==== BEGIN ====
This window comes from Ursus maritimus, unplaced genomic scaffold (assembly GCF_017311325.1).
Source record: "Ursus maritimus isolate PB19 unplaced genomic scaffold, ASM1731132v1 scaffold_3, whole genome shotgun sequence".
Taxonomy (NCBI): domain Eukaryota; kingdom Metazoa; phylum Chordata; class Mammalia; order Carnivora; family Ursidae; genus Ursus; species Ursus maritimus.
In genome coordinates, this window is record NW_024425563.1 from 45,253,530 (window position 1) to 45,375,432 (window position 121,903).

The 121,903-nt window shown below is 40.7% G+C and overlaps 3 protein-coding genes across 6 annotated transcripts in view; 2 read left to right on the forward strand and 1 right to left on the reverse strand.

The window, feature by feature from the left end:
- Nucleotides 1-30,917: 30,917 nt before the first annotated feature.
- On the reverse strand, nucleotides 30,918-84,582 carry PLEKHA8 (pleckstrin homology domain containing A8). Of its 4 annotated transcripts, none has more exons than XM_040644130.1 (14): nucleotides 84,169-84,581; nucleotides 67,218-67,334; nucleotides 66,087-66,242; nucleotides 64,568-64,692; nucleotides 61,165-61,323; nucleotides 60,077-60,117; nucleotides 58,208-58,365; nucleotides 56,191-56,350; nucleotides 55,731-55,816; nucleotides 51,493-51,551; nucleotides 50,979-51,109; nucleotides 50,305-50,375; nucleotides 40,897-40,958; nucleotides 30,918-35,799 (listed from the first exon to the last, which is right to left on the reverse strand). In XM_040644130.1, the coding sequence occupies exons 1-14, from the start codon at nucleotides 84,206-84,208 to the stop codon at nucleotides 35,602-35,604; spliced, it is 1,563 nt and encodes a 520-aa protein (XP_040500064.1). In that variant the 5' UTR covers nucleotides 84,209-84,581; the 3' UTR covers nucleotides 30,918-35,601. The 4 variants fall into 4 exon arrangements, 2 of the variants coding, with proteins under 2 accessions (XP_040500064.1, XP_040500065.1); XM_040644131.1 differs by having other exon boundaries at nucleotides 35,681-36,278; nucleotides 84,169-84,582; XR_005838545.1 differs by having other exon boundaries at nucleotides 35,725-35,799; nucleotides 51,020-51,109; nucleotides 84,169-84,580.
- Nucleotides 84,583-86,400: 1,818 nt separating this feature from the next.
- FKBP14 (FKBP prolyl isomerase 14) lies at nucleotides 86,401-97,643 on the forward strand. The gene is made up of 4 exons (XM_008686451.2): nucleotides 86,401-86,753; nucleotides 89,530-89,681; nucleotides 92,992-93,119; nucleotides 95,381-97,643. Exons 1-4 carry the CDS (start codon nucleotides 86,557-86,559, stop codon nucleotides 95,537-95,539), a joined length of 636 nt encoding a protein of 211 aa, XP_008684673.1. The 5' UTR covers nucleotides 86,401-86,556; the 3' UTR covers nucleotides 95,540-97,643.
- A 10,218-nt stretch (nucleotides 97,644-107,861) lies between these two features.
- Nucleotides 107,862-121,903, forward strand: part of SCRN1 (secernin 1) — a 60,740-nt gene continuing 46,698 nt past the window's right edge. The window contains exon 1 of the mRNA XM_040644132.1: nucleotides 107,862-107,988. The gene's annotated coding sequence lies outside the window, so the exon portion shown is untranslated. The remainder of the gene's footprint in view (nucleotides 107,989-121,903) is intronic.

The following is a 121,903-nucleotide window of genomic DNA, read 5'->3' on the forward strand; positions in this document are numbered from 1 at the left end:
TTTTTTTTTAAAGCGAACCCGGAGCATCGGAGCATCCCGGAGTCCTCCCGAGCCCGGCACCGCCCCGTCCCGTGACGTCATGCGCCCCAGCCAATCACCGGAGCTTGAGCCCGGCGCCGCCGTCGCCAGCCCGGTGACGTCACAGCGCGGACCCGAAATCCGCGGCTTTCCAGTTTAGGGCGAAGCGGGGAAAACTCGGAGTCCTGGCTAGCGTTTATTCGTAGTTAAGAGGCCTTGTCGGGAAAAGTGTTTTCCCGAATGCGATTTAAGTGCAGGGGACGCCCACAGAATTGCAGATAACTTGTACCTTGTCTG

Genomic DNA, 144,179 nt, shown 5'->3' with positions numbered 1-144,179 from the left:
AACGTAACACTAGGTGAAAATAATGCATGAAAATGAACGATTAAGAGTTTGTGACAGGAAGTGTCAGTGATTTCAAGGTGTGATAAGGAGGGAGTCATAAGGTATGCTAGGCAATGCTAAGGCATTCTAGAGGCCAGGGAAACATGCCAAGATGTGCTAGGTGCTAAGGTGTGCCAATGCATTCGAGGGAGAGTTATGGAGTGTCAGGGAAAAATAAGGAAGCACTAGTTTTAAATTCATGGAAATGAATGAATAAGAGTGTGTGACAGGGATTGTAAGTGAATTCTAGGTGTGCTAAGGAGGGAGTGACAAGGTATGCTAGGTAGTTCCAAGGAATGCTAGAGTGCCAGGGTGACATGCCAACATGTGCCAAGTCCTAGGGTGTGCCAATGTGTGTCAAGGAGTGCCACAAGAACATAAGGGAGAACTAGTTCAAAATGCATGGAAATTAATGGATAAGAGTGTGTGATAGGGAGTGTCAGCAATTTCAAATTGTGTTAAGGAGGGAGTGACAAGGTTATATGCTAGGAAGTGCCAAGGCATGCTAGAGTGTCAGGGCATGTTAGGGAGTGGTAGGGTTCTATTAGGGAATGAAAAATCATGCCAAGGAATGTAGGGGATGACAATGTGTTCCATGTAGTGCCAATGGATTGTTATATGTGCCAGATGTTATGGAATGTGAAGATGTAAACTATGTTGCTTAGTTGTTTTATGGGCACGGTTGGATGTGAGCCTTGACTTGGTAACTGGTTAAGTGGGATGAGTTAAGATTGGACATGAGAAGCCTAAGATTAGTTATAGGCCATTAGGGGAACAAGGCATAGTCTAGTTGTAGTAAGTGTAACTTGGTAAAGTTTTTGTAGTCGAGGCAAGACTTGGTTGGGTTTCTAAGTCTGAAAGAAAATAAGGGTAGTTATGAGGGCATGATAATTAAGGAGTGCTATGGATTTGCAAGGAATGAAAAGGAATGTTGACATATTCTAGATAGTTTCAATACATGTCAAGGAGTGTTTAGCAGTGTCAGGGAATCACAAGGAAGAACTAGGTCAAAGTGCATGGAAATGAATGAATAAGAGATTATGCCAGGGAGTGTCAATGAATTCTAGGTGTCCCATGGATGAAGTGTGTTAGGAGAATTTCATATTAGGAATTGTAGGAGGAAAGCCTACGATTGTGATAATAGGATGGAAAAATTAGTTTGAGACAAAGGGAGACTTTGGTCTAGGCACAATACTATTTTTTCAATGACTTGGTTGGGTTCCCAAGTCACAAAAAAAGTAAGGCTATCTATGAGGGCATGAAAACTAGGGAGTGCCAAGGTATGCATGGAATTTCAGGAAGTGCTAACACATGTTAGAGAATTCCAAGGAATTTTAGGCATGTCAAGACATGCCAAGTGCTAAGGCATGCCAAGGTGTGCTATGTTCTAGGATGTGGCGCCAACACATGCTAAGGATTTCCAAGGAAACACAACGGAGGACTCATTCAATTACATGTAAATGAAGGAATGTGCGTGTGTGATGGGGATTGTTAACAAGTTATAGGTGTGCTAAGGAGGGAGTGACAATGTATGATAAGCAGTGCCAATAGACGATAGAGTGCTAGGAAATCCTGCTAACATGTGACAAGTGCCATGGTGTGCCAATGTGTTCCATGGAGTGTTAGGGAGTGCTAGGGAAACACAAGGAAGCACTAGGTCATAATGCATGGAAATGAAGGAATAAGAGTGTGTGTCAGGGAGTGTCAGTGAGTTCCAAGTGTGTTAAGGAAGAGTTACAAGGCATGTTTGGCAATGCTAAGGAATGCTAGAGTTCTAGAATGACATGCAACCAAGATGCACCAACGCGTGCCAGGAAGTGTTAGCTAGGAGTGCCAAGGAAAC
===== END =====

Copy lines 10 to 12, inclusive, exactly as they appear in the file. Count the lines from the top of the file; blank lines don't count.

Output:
- FKBP14 (FKBP prolyl isomerase 14) lies at nucleotides 86,401-97,643 on the forward strand. The gene is made up of 4 exons (XM_008686451.2): nucleotides 86,401-86,753; nucleotides 89,530-89,681; nucleotides 92,992-93,119; nucleotides 95,381-97,643. Exons 1-4 carry the CDS (start codon nucleotides 86,557-86,559, stop codon nucleotides 95,537-95,539), a joined length of 636 nt encoding a protein of 211 aa, XP_008684673.1. The 5' UTR covers nucleotides 86,401-86,556; the 3' UTR covers nucleotides 95,540-97,643.
- A 10,218-nt stretch (nucleotides 97,644-107,861) lies between these two features.
- Nucleotides 107,862-121,903, forward strand: part of SCRN1 (secernin 1) — a 60,740-nt gene continuing 46,698 nt past the window's right edge. The window contains exon 1 of the mRNA XM_040644132.1: nucleotides 107,862-107,988. The gene's annotated coding sequence lies outside the window, so the exon portion shown is untranslated. The remainder of the gene's footprint in view (nucleotides 107,989-121,903) is intronic.